Amazon Projected to Turn a Profit Despite a Slowdown in Cloud Services Revenue

The e-commerce giant's AWS cloud business likely recorded its slowest revenue growth in at least a decade

Amazon Logistics Center

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E-commerce giant (AMZN) likely turned a profit in the first quarter—even as rival cloud providers gained market share and restricted Amazon Web Services (AWS) to its slowest growth in at least a decade.

Amazon will probably post a net income of $2.39 billion, or 22 cents a share, compared with a loss of $3.84 billion in the same quarter of 2022. Sales likely rose 7.4% to $125 billion. Revenue from its AWS cloud business gained just 14.7%, the slowest pace in at least a decade. Amazon reports its first-quarter earnings after markets close on Thursday.

Key Takeaways

  • First-quarter revenue from Amazon's cloud subsidiary likely rose 14.7% year-over-year, the slowest pace in at least a decade.
  • Total revenues were likely up 7.4% to $125 billion.
  • Despite slowing revenue growth, the company likely returned to profitability with net income just below $2.4 billion, compared with a $3.8 billion loss in the year-ago quarter.
  • Earnings per share (EPS) are projected at 22 cents, versus a loss of 38 cents per share in the year-ago quarter.

Growth in online sales, Amazon’s main source of revenue, also likely experienced a slowdown, rising 9.5% year-over-year versus 21% and 14% in the two preceding quarters. Revenue growth has slowed markedly from the blistering pace witnessed early in the pandemic, when stay-at-home orders and closures of brick-and-mortar stores, along with extra income from stimulus checks, caused a surge in online shopping. Revenue from online sales rose 50% in the second quarter of 2020, the height of pandemic lockdowns, from a year earlier.

Amazon Key Metrics
  Q1 FY 2023 (Projected)  Q1 FY 2022  Q1 FY 2021
 AWS Revenues ($M)  21,144  18,441  13,503
 Net Income ($M)  2,388  -3,844  8,107
 Earnings Per Share ($)  0.22  -0.38  0.80
Source: Visible Alpha

Amazon Web Services (AWS), the company’s cloud-computing subsidiary founded in 2006, faces rising competition from other cloud providers like Microsoft (MSFT) and Alphabet (GOOG; GOOGL) as well as a broader downturn in tech spending.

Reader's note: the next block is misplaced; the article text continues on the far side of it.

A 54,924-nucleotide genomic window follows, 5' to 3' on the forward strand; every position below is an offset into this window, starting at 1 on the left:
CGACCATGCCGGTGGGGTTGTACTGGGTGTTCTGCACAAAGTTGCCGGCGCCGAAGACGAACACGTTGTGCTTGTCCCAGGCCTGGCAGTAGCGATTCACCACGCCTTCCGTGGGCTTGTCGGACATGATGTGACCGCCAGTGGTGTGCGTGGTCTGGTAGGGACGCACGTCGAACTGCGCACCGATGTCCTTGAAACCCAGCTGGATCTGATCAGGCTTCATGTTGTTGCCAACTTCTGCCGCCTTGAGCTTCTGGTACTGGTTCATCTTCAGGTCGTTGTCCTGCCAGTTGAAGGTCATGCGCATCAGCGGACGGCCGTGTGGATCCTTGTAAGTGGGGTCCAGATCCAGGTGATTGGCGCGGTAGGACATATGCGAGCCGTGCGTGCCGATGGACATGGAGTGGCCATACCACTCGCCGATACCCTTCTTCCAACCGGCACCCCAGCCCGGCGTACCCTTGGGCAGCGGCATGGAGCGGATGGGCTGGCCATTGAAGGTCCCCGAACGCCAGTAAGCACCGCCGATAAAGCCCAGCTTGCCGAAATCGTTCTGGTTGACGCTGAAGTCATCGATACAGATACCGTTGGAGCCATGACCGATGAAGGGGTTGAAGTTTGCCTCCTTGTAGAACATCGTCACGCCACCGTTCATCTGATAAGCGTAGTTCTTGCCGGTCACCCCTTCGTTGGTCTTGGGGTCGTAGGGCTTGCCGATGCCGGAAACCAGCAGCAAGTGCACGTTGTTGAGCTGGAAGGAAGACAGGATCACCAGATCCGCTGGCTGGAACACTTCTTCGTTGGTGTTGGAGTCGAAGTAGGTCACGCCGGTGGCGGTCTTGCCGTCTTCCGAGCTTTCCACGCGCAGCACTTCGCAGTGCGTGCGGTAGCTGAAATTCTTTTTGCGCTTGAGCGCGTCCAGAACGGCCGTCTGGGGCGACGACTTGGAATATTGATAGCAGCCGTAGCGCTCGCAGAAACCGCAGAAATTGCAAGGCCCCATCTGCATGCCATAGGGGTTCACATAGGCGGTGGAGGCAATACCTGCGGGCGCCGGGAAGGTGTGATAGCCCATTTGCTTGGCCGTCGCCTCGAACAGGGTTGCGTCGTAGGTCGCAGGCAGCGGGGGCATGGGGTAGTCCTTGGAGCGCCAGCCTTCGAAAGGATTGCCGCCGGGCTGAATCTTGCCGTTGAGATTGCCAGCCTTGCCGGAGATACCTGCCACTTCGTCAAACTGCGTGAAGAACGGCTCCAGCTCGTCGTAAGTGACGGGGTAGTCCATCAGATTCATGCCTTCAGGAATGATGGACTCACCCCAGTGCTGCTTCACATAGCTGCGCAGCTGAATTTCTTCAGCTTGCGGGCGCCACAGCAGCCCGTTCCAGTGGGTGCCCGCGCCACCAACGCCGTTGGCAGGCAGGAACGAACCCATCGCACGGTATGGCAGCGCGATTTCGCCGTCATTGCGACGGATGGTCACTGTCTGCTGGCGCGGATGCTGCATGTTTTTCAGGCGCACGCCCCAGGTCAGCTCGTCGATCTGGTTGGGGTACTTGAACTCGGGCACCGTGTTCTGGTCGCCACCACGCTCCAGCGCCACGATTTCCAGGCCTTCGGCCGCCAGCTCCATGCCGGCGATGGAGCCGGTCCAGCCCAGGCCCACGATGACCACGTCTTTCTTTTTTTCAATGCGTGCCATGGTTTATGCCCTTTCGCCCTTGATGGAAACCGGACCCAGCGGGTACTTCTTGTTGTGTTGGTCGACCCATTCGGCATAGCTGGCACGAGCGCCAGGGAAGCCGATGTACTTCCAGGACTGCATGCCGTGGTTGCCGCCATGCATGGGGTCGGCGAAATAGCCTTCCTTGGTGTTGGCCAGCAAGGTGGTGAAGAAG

While AWS still dominates the cloud market with a 33% market share, Microsoft’s Azure is steadily catching up. It captured 23% of global cloud revenue in the last quarter of 2022, compared with just 13% in 2017. Google Cloud has the third-highest market share at 11%. The three biggest providers account for two-thirds of global cloud revenue.

Amazon eliminated 9,000 jobs last month as part of a cost-cutting campaign, bringing the number of positions cut this year to 27,000.

"The overriding tenet of our annual planning this year was to be leaner while doing so in a way that enables us to still invest robustly in the key long-term customer experiences," Amazon CEO Andy Jassy said in the announcement. 

In a company report, analysts at Wedbush Securities pointed out that recent layoffs could be a sign of slowing growth prospects and weakness in the company’s core business, but highlighted that due to its large workforce, Amazon can "weather layoffs with little impact on revenue growth." The company expects Amazon to hit its revenue and profit targets for the quarter.

Amazon shares are up 26% year-to-date, outperforming the broader S&P 500 Consumer Discretionary sector, which has risen 14% over the same period.

Amazon (AMZN) vs. S&P 500 Consumer Discretionary YTD Return


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  1. Visible Alpha. "Financial Data."

  2. TechCrunch. "Even as Cloud Infrastructure Market Growth Slows, Microsoft Continues to Gain on Amazon."

  3. Inc. "Update from CEO Andy Jassy on Amazon’s Operating Plan and Additional Role Eliminations."

  4. Wedbush Securities. "Amazon’s Recent Workforce Reductions Could Signal Slowing Growth."

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